Principles of Inter-Societal Dynamics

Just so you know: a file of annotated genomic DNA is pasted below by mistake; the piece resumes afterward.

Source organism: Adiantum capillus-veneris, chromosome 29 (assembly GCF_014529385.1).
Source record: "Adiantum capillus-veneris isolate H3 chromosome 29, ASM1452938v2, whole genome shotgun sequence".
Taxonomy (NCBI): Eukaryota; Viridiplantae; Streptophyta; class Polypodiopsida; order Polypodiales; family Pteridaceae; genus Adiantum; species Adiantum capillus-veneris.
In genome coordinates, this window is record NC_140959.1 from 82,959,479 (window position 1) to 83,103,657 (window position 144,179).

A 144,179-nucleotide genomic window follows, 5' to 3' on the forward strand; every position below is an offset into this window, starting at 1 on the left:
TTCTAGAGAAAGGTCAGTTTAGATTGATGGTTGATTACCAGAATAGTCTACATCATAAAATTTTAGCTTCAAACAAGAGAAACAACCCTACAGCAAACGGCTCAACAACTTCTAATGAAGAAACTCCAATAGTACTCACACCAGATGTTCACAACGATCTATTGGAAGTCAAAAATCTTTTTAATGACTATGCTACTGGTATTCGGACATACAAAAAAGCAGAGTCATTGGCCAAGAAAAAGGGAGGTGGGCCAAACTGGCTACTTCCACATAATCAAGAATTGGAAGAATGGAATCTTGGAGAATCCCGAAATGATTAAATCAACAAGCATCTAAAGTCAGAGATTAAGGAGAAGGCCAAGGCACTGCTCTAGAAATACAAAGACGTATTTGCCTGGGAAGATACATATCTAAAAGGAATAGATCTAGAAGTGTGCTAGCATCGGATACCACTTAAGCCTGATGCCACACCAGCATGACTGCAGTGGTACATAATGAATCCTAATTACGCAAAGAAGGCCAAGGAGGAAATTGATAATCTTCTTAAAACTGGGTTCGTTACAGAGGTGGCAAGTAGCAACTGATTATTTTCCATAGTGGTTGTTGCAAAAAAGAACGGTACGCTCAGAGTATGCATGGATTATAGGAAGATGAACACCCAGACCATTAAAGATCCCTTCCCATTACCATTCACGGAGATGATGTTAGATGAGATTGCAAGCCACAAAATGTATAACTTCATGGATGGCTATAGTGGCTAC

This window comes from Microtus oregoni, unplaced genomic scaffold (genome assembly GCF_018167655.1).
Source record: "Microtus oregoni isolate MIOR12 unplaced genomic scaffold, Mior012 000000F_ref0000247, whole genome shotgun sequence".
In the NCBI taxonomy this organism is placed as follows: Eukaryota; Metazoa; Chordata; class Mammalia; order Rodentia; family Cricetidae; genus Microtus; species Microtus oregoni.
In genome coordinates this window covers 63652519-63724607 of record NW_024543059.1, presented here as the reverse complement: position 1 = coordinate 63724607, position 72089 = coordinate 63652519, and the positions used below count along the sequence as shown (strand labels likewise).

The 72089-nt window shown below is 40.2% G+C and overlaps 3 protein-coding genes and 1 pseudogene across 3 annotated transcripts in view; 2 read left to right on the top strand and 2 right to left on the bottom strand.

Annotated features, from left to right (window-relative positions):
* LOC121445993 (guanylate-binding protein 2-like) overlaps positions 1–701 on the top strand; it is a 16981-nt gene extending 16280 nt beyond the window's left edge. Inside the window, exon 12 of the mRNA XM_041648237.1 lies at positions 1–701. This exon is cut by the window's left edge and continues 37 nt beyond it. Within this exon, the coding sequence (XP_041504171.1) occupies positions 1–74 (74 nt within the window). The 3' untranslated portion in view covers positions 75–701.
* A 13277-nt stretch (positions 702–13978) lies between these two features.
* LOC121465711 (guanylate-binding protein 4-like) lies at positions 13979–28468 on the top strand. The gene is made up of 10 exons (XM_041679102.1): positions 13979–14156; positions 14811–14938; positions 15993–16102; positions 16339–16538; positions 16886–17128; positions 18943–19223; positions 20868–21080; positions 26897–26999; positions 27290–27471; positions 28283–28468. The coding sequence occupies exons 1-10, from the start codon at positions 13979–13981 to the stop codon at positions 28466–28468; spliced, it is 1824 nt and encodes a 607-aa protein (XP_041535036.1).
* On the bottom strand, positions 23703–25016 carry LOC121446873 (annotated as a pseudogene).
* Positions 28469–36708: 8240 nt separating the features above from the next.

World-system dynamics are re-conceptualized as inter-societal systems with some de-emphasis on the notions of core, periphery, and semi-periphery. This tri-part division has been useful in forcing sociology to rethink macro-level sociological analysis and in establishing the importance of considering inter-societal systems as a fundamental unit of human social organization, but this Weberian-like ideal type is constraining theoretical analysis. Moreover, core, periphery, and semi-periphery are not consistently found across a broad range of inter-societal systems, beginning with those among hunting and gathering societies and moving to the current capitalist inter-societal system. Furthermore, the often-implied view that the current geo-economic global system has replaced geo-political systems is overdrawn because geo-economics and geo-politics constantly intersect and interact in all inter-societal systems. Some illustrative general models are drawn for geo-political systems, while abstract principles for geo-political and geo-economic inter-societal relations are articulated. The goal of the paper, then, is to move current world-system analysis back, in a sense, to earlier conceptualizations of geo-economics and geo-politics and empire formations that have always existed among human populations and that now drive the dynamics of the globe today. In this analysis, the seminal work of Christopher Chase-Dunn is referenced as a source of inspiration for this small, but important, shift in analysis and modes of theorizing.
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